Centre For Family Equity

City of Vancouver Reduced Fare Transit Pilot Project

Investigating the impact of free transit on low-income communities. 

Transportation is inextricably linked to people's social and economic well-being and their ability to access the systems that support them. In September 2021, the City of Vancouver launched a pilot project to assess the impacts and benefits of free-fare transit for low-income city residents.  

We were one of four community partners invited to carry out the pilot project in collaboration with the City of Vancouver. 

The pilot provided 100 participants with free one-zone TransLink Compass Card passes for six months from October 2021 to the end of March 2022. The Centre for Family Equity (then the Single Mothers’ Alliance) was responsible for recruiting a total of 30 pilot participants. Three lone-caregiver peer researchers impacted by the issue were recruited from within our membership to carry out data collection and analysis. 

Pilot participants included a diversity of youth, lone-mothers, and family members living below the poverty line in Vancouver, including women living in transition shelters. No participating families had access to a vehicle or any other form of transportation other than transit. The pilot was guided by a research committee of the four community partners, city staff, TransLink staff, and peer researchers. 

Read our full research report with data from focus groups we held within the pilot project engaging parents on the impact of the free passes on their at-risk youth.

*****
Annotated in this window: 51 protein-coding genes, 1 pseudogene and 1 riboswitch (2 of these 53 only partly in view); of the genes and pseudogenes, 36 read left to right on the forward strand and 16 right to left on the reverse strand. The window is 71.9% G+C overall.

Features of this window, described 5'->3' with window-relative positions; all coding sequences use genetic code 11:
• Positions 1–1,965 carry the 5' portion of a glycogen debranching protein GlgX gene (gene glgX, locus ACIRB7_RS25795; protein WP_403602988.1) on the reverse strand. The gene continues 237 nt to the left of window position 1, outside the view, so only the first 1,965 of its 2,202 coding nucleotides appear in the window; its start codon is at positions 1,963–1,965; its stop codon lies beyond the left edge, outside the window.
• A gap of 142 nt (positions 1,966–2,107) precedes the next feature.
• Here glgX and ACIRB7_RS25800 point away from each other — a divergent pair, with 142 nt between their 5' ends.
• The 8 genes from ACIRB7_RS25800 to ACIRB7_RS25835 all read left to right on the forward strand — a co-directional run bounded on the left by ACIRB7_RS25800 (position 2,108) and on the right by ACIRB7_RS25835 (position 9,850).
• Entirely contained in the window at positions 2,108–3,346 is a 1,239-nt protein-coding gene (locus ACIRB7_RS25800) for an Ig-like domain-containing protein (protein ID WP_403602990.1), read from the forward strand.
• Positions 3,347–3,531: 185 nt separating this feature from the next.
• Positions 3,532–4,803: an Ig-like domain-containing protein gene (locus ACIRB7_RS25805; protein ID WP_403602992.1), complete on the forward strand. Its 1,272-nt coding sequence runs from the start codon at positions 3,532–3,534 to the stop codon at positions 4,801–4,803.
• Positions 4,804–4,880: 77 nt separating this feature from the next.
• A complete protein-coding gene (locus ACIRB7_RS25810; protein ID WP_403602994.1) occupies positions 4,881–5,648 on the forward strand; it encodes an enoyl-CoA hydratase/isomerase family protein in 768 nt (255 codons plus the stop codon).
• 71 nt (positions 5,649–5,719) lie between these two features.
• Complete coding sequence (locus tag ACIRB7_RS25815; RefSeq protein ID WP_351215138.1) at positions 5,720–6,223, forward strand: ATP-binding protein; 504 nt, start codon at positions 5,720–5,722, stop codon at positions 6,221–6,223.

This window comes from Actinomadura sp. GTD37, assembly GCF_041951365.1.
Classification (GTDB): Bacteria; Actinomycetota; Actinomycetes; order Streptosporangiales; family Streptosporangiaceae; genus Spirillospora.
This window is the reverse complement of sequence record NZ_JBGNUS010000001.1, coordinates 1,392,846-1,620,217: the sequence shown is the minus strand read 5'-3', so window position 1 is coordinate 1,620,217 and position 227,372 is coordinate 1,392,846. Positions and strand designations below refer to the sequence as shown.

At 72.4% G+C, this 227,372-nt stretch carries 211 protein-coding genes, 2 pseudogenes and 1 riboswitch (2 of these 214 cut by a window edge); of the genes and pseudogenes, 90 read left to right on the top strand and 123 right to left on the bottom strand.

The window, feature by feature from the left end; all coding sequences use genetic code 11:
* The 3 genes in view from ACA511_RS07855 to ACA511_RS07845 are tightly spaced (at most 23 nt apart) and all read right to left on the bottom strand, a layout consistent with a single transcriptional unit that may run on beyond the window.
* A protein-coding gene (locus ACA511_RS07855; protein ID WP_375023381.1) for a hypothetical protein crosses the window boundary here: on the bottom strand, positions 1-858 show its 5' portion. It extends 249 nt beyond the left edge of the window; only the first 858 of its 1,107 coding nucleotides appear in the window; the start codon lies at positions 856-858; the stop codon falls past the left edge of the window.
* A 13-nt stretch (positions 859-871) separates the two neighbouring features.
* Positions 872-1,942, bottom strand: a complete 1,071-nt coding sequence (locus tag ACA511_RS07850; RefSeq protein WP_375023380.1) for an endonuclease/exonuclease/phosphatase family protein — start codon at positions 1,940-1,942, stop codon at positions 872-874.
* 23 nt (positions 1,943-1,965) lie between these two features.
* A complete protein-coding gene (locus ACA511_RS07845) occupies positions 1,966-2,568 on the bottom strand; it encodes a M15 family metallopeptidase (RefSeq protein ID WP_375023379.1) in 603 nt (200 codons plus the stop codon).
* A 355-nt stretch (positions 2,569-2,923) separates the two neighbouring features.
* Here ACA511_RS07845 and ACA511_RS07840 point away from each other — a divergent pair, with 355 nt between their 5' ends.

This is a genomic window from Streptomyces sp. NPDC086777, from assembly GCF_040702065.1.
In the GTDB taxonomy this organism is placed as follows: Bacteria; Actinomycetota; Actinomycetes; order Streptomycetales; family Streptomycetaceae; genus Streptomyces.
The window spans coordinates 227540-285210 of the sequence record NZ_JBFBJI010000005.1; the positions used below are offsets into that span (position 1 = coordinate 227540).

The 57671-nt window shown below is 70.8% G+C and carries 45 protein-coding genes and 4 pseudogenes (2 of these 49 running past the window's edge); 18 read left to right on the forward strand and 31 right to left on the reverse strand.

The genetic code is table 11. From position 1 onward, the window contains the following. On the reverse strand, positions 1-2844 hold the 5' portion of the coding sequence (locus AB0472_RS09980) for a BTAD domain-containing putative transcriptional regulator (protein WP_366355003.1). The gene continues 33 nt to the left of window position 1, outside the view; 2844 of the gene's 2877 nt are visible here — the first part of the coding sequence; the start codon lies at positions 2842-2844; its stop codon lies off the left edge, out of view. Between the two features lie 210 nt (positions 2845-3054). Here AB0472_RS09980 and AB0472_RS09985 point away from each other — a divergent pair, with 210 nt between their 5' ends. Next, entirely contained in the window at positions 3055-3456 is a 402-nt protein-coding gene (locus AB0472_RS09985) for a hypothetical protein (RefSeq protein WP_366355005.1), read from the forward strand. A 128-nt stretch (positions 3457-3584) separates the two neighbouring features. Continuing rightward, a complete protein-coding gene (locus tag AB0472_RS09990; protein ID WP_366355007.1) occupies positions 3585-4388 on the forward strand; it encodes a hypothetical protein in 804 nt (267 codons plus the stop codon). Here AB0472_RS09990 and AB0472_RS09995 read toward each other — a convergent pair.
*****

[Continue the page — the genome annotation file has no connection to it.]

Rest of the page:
The impact of free transit on low-income youth pilot project participants led to the development and launch of the Transit for Teens campaign in January 2023.

In January 2023 we released a recommendation letter to the provincial government advocating for the extension of the Get On Board program up to age 18 in BC. 

To take action in support of Transit for Teens send a message to your MLA today

My son, he's got the pass and has actually joined a couple of afterschool programs now. The pass gets him to and from and he doesn't have to worry about whether or not he catches me in the morning to give him tickets, and to see if I even have enough tickets.

– Mother of teen pilot project participant 

The results from the pilot are to be used in discussions for further funding and policy development related to the City’s endorsement of the #AllOnBoard campaign. The BC Poverty Reduction Coalition’s #AllOnBoard campaign advocates for free transit for all starting with free transit for 0-18. 

Every time I handed the bus pass to my kid, he felt really like, wow, we have money on it. And we didn't have to say, oh, 'can you give us a ride here' to the bus driver, and he was so happy to actually tap it. And I was happy because he loves being on the bus. So, it also helped me to connect more with him because we would take long trips, we wouldn't just stay in this [our] area.

– Parent of teen pilot project participant